TALLAHASSEE — A Florida professor commissioned by the conservative Federalist Society to review controversial cases of the three Florida Supreme Court justices up for merit retention concluded Wednesday that some of the most loaded charges used by opponents against the justices are unfounded.
"There does not appear to be a pattern of unprincipled decision-making by any of the justices of the Florida Supreme Court,'' wrote Elizabeth Price Foley after analyzing nine controversial cases since 2000. "There are disagreements, true. But disagreements do not suggest that those with whom you disagree are unprincipled."
Although the Federalist Society does not take a position in the merit retention races, Foley said in a conference call with reporters that her review found that the controversial rulings "are in fact supported by some prior precedent and they do involve acceptable methods of legal reasoning."
Opponents who want to accuse them of judicial activism, she said, are "going to have a hard time making that label stick.''
Justices R. Fred Lewis, Barbara Pariente and Peggy Quince are on the ballot in a yes or no vote and, for the first time, the Florida Republican Party has mounted a campaign to encourage voters to reject them.
In a news release last month, the party said there is "collective evidence of judicial activism" against the justices and House Speaker Dean Cannon has accused them of using their rulings to legislate from the bench.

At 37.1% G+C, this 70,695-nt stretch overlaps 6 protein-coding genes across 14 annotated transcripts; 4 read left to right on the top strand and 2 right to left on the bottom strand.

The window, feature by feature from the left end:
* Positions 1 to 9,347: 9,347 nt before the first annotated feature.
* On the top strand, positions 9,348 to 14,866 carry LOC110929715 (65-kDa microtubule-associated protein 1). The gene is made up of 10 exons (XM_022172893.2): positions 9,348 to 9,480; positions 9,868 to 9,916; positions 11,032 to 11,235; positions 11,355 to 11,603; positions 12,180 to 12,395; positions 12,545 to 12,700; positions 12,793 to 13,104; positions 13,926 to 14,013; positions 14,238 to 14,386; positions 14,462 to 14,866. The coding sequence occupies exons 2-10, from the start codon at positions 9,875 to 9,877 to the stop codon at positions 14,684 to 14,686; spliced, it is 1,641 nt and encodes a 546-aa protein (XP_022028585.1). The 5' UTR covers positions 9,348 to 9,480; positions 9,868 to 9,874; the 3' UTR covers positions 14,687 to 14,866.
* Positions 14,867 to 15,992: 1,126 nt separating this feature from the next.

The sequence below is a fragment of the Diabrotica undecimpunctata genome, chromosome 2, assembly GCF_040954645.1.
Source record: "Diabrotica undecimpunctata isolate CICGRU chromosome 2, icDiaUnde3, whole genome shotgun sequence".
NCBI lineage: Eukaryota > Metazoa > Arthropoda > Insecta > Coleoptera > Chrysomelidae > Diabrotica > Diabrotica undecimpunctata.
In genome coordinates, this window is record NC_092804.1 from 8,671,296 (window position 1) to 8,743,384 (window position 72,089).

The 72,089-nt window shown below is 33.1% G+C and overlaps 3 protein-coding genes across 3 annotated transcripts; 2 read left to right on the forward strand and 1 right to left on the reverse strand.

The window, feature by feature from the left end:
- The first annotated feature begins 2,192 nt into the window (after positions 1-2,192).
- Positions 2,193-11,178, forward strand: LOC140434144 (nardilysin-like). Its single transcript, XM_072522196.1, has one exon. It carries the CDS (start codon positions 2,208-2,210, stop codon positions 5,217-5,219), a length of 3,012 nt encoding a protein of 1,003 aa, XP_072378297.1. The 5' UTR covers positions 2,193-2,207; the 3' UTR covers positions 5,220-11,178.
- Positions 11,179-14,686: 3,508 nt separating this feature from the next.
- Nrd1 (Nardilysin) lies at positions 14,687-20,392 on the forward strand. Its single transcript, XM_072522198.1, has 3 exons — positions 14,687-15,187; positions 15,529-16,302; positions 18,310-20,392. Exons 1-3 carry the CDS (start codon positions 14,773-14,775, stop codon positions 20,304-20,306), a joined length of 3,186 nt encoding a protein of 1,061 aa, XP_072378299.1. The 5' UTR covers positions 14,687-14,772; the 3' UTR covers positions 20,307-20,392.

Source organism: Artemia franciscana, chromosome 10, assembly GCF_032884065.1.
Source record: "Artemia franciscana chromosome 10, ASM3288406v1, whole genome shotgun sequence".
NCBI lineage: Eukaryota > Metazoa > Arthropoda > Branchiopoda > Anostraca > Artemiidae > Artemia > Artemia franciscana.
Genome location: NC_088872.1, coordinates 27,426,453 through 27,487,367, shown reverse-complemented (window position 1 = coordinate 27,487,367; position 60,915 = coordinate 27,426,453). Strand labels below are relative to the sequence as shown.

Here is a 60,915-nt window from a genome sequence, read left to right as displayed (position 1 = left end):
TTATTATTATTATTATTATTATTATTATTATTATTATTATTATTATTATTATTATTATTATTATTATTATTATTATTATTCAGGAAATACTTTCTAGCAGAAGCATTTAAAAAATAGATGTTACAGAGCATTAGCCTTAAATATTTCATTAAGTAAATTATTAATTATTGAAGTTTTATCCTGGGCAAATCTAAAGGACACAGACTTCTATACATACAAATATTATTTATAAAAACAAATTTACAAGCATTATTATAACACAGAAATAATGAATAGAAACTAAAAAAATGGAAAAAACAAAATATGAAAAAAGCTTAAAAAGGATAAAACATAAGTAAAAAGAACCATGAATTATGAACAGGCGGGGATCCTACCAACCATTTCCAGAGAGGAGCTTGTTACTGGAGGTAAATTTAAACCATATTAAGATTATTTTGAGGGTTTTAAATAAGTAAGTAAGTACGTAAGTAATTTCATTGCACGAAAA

Conservative groups such as Americans For Prosperity and Restore Justice 2012 have also produced television and Web ads critical of the justices and accuse them of activist records.
Foley, a constitutional law scholar and law professor at Florida International University, said she chose cases that have been most frequently used by opponents seeking to oust the justices from the bench.
The goal was to provide "a balanced, honest analysis of the most contentious decisions about which these justices have been in agreement," she said.
Foley said, however, that the rulings should not be the only measure voters use when evaluating the justices in November. Other factors can include their demeanor, judicial education, strength of their judicial analysis and ideology.
Foley also said that the nine cases reveal a tension between the court and the Republican-led Legislature, particularly with its decision to reject constitutional amendments proposed by lawmakers because of misleading ballot summaries.
"The court will often rule one way and say very explicitly to the Florida Legislature you can fix this; you can avoid this problem if you'll only do x, y and z, and then, of course, the Florida Legislature won't do x, y and z,'' she said. "In some instances the Florida Supreme Court does feel somewhat handcuffed" and "wants clearer language."
She said there is a need for "better communication between the Florida Legislature and the Florida Supreme Court" especially as it relates to ballot amendments.
"We need to try as best we can some clear standard for ascertaining when something is misleading or not,'' she said.